Huntington Bancshares Inc. said it has taken steps to rein in expense growth as it becomes more cautious on the outlook for commercial lending in 2020.
The Columbus, Ohio-based bank recently completed an internal reorganization that included eliminating about 200 jobs. It is also evaluating its branches and other real estate, CFO Howell McCullough III said on a conference call to discuss third-quarter results.
Huntington does not expect a recession in the near term, and Chairman, President and CEO Stephen Steinour reviewed a number of signs of continuing consumer strength across its market areas.
But tariffs, trade uncertainties and other global risks are weighing on business activity, and the bank has "seen a slowdown in commercial loan activity, consistent with a more measured tone for some of our commercial customers, primarily in the manufacturing sector," Steinour said.
Huntington's average commercial and industrial loans of $30.6 billion in the third quarter were flat with the second quarter and up 6% from the year prior. Its commercial real estate loans were also flat with the previous quarter at $6.9 billion, and down 3% from the year prior.
Like other banks recently, Huntington expressed wariness about CRE lending. McCullough said the year-over-year decrease reflected "pay-downs as well as our strategic tightening of CRE lending to ensure appropriate returns on capital and to manage risk."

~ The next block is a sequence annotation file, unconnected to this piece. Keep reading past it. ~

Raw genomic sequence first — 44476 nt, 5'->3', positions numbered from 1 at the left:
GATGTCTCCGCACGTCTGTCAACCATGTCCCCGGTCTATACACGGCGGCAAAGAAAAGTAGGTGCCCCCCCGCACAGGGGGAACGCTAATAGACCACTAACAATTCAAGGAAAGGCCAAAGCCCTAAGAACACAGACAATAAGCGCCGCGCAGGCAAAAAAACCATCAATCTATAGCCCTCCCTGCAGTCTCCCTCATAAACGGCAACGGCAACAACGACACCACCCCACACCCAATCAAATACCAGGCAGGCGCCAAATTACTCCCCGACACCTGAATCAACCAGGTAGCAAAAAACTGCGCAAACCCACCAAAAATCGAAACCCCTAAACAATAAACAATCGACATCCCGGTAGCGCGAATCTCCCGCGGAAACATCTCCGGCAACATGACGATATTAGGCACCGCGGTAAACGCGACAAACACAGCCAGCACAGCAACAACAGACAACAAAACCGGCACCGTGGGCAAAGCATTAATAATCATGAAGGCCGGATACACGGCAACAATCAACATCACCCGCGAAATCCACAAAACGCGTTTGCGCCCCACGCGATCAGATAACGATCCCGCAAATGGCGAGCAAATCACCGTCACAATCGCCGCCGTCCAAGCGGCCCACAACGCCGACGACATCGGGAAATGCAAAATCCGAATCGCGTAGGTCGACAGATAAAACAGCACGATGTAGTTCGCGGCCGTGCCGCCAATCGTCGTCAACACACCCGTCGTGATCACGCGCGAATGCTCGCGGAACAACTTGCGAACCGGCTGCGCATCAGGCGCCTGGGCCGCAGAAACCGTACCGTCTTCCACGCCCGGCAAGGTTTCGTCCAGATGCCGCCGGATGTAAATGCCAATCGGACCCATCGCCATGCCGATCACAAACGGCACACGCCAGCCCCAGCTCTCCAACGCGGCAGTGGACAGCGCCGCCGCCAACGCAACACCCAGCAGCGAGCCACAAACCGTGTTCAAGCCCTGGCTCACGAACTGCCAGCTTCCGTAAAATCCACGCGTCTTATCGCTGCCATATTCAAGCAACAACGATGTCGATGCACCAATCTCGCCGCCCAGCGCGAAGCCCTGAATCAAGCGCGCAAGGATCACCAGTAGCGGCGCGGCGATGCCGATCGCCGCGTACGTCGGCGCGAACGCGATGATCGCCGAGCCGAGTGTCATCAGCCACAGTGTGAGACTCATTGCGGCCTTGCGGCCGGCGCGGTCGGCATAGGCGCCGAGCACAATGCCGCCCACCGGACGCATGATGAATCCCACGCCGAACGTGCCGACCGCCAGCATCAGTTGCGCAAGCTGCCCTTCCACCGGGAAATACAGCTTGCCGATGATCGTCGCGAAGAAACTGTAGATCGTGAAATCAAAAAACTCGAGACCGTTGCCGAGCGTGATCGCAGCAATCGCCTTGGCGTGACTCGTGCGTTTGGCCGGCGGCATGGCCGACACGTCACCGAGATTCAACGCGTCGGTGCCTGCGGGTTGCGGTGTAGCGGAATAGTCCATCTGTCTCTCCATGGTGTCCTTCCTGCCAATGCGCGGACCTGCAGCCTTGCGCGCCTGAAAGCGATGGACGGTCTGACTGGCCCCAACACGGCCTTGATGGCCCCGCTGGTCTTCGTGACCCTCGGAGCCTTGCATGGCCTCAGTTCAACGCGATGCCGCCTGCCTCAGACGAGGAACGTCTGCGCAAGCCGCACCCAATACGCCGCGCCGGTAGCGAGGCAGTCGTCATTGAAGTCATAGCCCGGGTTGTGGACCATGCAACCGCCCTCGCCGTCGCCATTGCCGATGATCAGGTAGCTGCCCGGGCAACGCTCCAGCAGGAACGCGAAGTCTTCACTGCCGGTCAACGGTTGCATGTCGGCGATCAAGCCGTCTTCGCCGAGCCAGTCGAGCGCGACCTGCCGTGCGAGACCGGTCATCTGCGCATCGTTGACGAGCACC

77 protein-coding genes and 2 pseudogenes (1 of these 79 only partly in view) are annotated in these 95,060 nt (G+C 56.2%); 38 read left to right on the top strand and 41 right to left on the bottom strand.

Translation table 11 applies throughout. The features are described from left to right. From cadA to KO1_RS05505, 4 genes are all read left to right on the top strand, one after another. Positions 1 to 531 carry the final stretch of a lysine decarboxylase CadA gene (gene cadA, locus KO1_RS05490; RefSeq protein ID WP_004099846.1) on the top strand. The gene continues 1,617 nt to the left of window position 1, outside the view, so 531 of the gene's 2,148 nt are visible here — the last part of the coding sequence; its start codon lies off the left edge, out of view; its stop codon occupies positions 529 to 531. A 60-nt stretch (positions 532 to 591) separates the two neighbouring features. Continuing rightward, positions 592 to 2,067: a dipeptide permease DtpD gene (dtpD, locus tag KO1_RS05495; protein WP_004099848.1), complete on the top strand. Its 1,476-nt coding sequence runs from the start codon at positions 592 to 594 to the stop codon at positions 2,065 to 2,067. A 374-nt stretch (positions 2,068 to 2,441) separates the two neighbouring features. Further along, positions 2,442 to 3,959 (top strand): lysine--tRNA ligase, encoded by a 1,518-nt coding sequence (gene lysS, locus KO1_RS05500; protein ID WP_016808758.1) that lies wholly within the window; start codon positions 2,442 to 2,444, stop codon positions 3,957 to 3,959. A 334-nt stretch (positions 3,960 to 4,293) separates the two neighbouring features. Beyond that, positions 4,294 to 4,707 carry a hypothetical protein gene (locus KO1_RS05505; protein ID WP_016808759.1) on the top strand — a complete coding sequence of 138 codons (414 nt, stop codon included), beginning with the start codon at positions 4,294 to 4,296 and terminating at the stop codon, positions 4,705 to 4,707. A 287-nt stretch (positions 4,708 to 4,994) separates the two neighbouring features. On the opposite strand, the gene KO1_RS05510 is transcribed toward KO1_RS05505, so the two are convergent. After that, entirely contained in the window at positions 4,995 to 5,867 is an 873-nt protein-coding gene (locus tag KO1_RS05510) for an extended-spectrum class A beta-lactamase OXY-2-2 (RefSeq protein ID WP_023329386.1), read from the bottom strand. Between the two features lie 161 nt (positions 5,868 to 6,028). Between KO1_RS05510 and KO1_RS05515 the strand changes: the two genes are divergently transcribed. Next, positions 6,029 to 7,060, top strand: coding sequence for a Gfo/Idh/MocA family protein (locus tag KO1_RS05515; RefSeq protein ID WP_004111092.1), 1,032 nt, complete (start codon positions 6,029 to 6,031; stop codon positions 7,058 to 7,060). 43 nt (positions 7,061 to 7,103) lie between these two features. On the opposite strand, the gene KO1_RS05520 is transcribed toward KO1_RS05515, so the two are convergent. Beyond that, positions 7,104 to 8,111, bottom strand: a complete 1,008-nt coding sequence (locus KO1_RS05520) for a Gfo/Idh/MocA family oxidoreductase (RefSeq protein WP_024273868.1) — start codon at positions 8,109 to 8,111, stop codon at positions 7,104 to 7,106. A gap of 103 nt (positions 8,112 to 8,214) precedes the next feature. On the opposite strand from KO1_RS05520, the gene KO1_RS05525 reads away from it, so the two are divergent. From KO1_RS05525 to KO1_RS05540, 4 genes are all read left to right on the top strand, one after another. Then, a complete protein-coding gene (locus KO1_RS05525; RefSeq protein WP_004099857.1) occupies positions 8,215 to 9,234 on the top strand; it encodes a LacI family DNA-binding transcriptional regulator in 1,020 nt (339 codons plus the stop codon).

Overall, Huntington projected that its average loans would increase about 4% in 2019 from 2018, with growth tilted toward the consumer business. That forecast is on the lower end of the guidance it gave in its earnings report for the second quarter.
The bank forecast that noninterest expenses would increase 2% to 2.5% in 2019, also on the high end of its previous guidance. The projection includes about $15 million to $20 million in unusual expenses related to its reorganization.
Huntington expects to deliver positive operating leverage in 2020, meaning that it anticipates that its revenues will grow faster than its expenses. McCullough said the bank has room to maneuver depending on how economic conditions evolve and impact revenue.
"We still have some flexibility," he said, describing various planning options the bank develops each year. "Once we get some confidence around a range of revenue expectations, then we decide what we can do from an expense perspective, including investment back into the franchise," he said.
Huntington's net charge-offs to average loans increased 14 basis points from the previous quarter to 0.39% in the third quarter, driven by problems with two energy credits. Its criticized asset ratio increased 19 basis points to 3.62% over the same period. Chief Credit Officer Richard Pohle said the bank had a similar level of criticized assets in 2016 and 2017.
Executives said Huntington's energy portfolio represents less than 2% of its loans. "That really is where the problems have been centered," McCullough said. "Outside of that, we really don't see anything of concern."
"We're not going to put questionable assets on the balance sheet at this point in the cycle," he added.